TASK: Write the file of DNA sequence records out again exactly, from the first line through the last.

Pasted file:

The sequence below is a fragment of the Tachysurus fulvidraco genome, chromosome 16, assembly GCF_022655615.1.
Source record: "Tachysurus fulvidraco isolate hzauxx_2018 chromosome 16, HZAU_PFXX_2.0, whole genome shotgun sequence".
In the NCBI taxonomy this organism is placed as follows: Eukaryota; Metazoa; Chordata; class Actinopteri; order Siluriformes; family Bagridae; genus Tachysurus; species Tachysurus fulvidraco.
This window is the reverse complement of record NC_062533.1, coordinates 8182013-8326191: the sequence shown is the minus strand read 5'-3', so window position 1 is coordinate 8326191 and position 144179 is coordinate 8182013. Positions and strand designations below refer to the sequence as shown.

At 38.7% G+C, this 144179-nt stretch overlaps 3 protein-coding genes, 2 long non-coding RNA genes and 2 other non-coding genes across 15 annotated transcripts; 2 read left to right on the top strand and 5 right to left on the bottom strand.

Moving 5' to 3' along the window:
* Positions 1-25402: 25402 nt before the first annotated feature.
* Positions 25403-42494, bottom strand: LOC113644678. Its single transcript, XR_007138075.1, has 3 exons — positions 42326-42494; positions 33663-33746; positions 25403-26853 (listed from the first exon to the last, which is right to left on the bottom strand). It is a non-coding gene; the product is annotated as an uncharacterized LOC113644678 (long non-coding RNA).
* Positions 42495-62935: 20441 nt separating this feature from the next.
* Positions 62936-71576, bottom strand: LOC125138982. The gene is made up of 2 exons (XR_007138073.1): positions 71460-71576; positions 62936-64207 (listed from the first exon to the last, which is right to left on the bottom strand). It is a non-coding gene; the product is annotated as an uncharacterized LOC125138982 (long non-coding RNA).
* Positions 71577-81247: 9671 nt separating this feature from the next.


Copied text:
The sequence below is a fragment of the Tachysurus fulvidraco genome, chromosome 16, assembly GCF_022655615.1.
Source record: "Tachysurus fulvidraco isolate hzauxx_2018 chromosome 16, HZAU_PFXX_2.0, whole genome shotgun sequence".
In the NCBI taxonomy this organism is placed as follows: Eukaryota; Metazoa; Chordata; class Actinopteri; order Siluriformes; family Bagridae; genus Tachysurus; species Tachysurus fulvidraco.
This window is the reverse complement of record NC_062533.1, coordinates 8182013-8326191: the sequence shown is the minus strand read 5'-3', so window position 1 is coordinate 8326191 and position 144179 is coordinate 8182013. Positions and strand designations below refer to the sequence as shown.

At 38.7% G+C, this 144179-nt stretch overlaps 3 protein-coding genes, 2 long non-coding RNA genes and 2 other non-coding genes across 15 annotated transcripts; 2 read left to right on the top strand and 5 right to left on the bottom strand.

Moving 5' to 3' along the window:
* Positions 1-25402: 25402 nt before the first annotated feature.
* Positions 25403-42494, bottom strand: LOC113644678. Its single transcript, XR_007138075.1, has 3 exons — positions 42326-42494; positions 33663-33746; positions 25403-26853 (listed from the first exon to the last, which is right to left on the bottom strand). It is a non-coding gene; the product is annotated as an uncharacterized LOC113644678 (long non-coding RNA).
* Positions 42495-62935: 20441 nt separating this feature from the next.
* Positions 62936-71576, bottom strand: LOC125138982. The gene is made up of 2 exons (XR_007138073.1): positions 71460-71576; positions 62936-64207 (listed from the first exon to the last, which is right to left on the bottom strand). It is a non-coding gene; the product is annotated as an uncharacterized LOC125138982 (long non-coding RNA).
* Positions 71577-81247: 9671 nt separating this feature from the next.